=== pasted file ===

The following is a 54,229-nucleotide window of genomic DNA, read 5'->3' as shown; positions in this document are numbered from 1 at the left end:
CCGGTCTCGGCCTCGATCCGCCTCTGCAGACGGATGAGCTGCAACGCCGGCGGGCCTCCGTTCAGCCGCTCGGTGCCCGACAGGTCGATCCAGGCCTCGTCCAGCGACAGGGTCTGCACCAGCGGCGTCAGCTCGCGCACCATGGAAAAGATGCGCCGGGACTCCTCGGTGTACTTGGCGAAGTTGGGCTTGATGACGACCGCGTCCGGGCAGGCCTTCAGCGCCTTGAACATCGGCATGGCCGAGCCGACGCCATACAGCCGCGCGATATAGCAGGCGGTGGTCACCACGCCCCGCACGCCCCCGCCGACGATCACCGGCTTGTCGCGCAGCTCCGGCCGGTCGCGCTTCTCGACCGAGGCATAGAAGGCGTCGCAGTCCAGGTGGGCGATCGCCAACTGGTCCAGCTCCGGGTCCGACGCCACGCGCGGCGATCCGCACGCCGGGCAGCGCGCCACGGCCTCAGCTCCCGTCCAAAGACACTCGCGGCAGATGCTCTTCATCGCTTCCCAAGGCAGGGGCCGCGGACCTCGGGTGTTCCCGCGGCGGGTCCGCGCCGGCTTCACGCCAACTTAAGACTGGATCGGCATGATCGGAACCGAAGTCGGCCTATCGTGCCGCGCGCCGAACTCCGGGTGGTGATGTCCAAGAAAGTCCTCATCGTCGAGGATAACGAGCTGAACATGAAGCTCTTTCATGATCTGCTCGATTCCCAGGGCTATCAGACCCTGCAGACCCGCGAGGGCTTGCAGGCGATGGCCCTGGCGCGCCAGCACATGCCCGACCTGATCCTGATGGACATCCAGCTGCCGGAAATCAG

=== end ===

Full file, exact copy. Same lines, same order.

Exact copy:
The following is a 54,229-nucleotide window of genomic DNA, read 5'->3' as shown; positions in this document are numbered from 1 at the left end:
CCGGTCTCGGCCTCGATCCGCCTCTGCAGACGGATGAGCTGCAACGCCGGCGGGCCTCCGTTCAGCCGCTCGGTGCCCGACAGGTCGATCCAGGCCTCGTCCAGCGACAGGGTCTGCACCAGCGGCGTCAGCTCGCGCACCATGGAAAAGATGCGCCGGGACTCCTCGGTGTACTTGGCGAAGTTGGGCTTGATGACGACCGCGTCCGGGCAGGCCTTCAGCGCCTTGAACATCGGCATGGCCGAGCCGACGCCATACAGCCGCGCGATATAGCAGGCGGTGGTCACCACGCCCCGCACGCCCCCGCCGACGATCACCGGCTTGTCGCGCAGCTCCGGCCGGTCGCGCTTCTCGACCGAGGCATAGAAGGCGTCGCAGTCCAGGTGGGCGATCGCCAACTGGTCCAGCTCCGGGTCCGACGCCACGCGCGGCGATCCGCACGCCGGGCAGCGCGCCACGGCCTCAGCTCCCGTCCAAAGACACTCGCGGCAGATGCTCTTCATCGCTTCCCAAGGCAGGGGCCGCGGACCTCGGGTGTTCCCGCGGCGGGTCCGCGCCGGCTTCACGCCAACTTAAGACTGGATCGGCATGATCGGAACCGAAGTCGGCCTATCGTGCCGCGCGCCGAACTCCGGGTGGTGATGTCCAAGAAAGTCCTCATCGTCGAGGATAACGAGCTGAACATGAAGCTCTTTCATGATCTGCTCGATTCCCAGGGCTATCAGACCCTGCAGACCCGCGAGGGCTTGCAGGCGATGGCCCTGGCGCGCCAGCACATGCCCGACCTGATCCTGATGGACATCCAGCTGCCGGAAATCAG